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Did you know that the London Olympics have their own special ‘right’ under intellectual property law?

 There’s a quietly brewing disgust at the way the London 2012 Olympics are enforcing their rights under trade mark and copyright law. It’s  not just the granny who knitted Olympic dolls, and infringing shop windows, it’s happening online too. For those who have followed the ACTA saga, it could be a  telling precedent.   In the latest twist, an  Irish parody of the appallingly bad Olympic commentary was taken off-line under orders from the International Olympic Committee. It follows investigations into online traders, who include none other than the royal sister-in-law Pippa Middleton.

  It turns out that the British Parliament passed into law a special, new ‘right’ just for the London Olympics, with associated powers of enforcement. This is the London Olympic Association Right (LOAR). It was passed by Parliament under the London Olympic Games and Paralympics Games Act 2006. According to the law firm Pannone, the LOAR is owned by the London Organising Committee of the Olympic Games (LOCOG).

 This right appears to give the Olympic organisers access to 300 special  copyright police  who have the power   to ask traders to change their window displays, and even the name of their business.

It would seem to be the LOAR that caused the investigation into Pippa Middleton’s family e-commerce site, which  forms the  online presence of their  Party Pieces business.  The site sells products for childrens’ parties.

 The  reason  Party Pieces  was investigated under the LOAR is that it  put up a special promotional range of products for the Olympics, such as paper-chains in the colours of the Olympic rings.  

However, it seems that the high profile of person under investigation embarassed LOCOG. Pippa Middleton and Party Pieces have been cleared of infringement but asked to amend some aspects of their online offer.

Separately, the International olympic Committee (IOC)  is monitoring the Internet for footage of the games.  A parody    of the commentary, dubbed ‘Irish boats’,  was created using footage of the sailing. In fact, it only used footage of the boats getting into position for a race, not a race itself.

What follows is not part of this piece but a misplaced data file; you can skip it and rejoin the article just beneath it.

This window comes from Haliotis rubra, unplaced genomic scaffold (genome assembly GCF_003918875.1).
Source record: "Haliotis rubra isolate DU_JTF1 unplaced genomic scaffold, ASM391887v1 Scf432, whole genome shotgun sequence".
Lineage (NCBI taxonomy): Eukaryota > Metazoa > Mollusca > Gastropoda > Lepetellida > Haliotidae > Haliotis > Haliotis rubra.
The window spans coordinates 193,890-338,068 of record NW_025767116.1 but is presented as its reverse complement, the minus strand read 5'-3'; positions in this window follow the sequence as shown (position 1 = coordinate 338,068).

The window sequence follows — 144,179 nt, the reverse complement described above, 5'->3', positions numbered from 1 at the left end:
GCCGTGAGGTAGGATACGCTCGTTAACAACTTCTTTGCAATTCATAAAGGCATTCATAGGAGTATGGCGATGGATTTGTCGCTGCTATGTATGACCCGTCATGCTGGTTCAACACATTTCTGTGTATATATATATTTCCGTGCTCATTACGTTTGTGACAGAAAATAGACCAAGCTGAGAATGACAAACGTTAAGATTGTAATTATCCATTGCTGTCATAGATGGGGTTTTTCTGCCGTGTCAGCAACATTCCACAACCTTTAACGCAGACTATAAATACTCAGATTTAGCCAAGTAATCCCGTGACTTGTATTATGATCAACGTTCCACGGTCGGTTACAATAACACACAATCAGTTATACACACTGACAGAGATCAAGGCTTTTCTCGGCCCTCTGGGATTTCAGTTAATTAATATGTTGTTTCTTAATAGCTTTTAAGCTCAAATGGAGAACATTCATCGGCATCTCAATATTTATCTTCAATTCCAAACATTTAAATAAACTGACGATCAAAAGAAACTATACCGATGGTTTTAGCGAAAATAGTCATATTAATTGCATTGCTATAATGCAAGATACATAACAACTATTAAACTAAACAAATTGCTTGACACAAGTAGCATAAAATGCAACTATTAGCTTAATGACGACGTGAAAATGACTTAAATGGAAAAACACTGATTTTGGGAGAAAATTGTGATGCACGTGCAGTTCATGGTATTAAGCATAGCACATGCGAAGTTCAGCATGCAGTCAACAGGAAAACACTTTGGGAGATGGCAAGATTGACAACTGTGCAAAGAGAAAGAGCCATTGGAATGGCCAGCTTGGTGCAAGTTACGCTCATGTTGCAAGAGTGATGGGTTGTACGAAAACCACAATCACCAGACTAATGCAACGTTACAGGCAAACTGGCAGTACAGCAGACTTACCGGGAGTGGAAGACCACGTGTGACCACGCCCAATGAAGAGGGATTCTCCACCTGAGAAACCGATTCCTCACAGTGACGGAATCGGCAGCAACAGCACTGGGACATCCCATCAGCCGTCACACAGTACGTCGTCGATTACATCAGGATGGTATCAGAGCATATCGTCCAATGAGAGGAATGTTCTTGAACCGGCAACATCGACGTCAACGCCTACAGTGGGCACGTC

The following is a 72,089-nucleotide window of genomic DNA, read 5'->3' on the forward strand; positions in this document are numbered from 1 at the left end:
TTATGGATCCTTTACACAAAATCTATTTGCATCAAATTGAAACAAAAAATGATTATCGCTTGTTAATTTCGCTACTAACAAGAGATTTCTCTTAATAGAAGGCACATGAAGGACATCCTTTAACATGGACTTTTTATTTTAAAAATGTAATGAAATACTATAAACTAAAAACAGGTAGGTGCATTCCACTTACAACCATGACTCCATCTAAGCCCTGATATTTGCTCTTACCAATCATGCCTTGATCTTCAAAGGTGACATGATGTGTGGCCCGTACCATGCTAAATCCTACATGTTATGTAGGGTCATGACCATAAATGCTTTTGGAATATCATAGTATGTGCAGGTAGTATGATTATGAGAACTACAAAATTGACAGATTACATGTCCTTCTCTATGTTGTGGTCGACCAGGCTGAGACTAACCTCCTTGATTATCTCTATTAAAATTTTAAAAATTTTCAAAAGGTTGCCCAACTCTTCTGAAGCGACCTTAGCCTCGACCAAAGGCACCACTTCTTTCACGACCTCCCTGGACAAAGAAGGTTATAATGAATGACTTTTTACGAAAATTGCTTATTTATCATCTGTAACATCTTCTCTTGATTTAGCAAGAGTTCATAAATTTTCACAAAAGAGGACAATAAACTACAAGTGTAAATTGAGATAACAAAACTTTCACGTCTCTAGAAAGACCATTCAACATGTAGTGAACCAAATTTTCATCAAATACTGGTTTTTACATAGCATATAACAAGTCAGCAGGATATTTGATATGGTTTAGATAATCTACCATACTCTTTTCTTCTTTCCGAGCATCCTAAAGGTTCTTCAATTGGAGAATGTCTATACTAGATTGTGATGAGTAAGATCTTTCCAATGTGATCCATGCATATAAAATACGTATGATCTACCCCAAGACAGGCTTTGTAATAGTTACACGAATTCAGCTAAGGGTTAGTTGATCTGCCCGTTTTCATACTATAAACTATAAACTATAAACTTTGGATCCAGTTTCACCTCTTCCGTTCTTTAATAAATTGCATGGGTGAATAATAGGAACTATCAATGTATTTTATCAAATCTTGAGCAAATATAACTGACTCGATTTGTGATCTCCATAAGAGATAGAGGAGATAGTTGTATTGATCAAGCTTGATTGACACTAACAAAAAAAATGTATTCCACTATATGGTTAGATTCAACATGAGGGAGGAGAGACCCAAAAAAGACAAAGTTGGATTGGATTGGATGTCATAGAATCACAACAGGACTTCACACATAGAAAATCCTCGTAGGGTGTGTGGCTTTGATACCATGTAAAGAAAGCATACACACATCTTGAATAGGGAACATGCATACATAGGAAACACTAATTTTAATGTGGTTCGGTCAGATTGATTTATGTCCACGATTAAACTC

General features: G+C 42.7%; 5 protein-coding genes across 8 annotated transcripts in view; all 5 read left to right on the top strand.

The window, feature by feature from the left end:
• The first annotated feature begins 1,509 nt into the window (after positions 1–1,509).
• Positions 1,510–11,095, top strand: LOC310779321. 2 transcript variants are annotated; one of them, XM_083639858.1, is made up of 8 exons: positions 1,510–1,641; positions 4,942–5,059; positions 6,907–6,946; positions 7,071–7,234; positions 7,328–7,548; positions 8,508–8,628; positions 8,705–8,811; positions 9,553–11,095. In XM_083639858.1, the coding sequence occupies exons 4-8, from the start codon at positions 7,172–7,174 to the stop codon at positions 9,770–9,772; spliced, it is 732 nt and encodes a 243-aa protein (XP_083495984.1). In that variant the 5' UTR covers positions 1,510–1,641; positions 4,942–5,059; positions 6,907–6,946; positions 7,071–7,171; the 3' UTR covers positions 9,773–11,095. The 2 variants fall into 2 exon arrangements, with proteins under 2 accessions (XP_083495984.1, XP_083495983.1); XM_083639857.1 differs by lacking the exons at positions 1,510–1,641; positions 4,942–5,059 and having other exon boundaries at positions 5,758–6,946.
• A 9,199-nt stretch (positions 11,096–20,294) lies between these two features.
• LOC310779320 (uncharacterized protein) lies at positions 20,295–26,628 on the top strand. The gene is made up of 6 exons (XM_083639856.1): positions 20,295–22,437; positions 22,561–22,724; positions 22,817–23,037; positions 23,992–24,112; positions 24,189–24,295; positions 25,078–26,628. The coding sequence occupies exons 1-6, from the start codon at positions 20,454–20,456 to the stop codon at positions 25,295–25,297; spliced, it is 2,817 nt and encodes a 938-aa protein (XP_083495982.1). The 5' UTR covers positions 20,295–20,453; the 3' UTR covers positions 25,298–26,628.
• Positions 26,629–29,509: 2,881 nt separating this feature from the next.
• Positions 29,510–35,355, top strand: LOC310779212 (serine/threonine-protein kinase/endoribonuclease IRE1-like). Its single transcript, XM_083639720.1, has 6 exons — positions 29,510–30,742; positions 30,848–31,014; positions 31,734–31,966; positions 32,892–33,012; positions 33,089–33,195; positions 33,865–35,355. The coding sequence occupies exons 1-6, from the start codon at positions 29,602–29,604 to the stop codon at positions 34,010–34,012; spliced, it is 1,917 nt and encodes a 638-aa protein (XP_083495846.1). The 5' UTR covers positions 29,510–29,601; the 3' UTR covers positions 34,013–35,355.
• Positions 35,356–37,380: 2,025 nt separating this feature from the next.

The Irish boats parody was  uploaded onto the Vimeo site, and promptly taken down by the International Olympic Committee.

The site said:

Vimeo has removed or disabled access to the following material as a result of a third-party notification by International Olympic Committee claiming that this material is infringing: Boats.

 The clip is clearly poking fun at the Olympic commentary, which is some cases has been very bad and uninformed. I personally went to the Eventing dressage at Greenwich Park. Rather like sailing, eventing is a specialist sport.  I can say that the commentary did not extend much beyond ‘here is [insert name and country of horse and rider]; or ‘here are a lot of people in orange T-shirts, they must be here to support the Dutch rider’.  It really was down at that level, and the Irish boats video is reflective of that.

 The Irish boats video has  been re-posted on YouTube  with a disclaimer the  1976 Copyright Act, which is a US law, and it relies on the US  ‘fair use’ exception:  

 “Copyright Disclaimer Under Section 107 of the Copyright Act 1976, allowance is made for "fair use" for purposes such as criticism, comment, news reporting, teaching, scholarship, and research. Fair use is a use permitted by copyright statute that might otherwise be infringing. Non-profit, educational or personal use tips the balance in favor of fair use.”

 My serious point here is that these are two examples of how corporate power can be abused under the enforcing copyright and intellectual property rights online.

Having rejected ACTA, that was also about corporate power, we should be very wary of any changes to EU law that might permit or legitimate this kind of behaviour any further.


**The irony of it all is that the Olympic organisers are themselves the subject of a copyright dispute.

   This is an original article from You may re-publish it under a Creative Commons licence, but you should cite my name and provide a link back to  Media and Academics – please cite as Monica Horten,  Olympic net police line up Pippa Middleton and Irish boats,, 9 August    2012 . Commercial users - please contact me.


Iptegrity in brief is the website of Dr Monica Horten. I’ve been analysing analysing digital policy since 2008. Way back then, I identified how issues around rights can influence Internet policy, and that has been a thread throughout all of my research. I hold a PhD in EU Communications Policy from the University of Westminster (2010), and a Post-graduate diploma in marketing.   I’ve served as an independent expert on the Council of Europe  Committee on Internet Freedoms, and was involved in a capacity building project in Moldova, Georgia, and Ukraine. I am currently (from June 2022)  Policy Manager - Freedom of Expression, with the Open Rights Group. For more, see About Iptegrity is made available free of charge for  non-commercial use, Please link-back & attribute Monica Horten. Thank you for respecting this.

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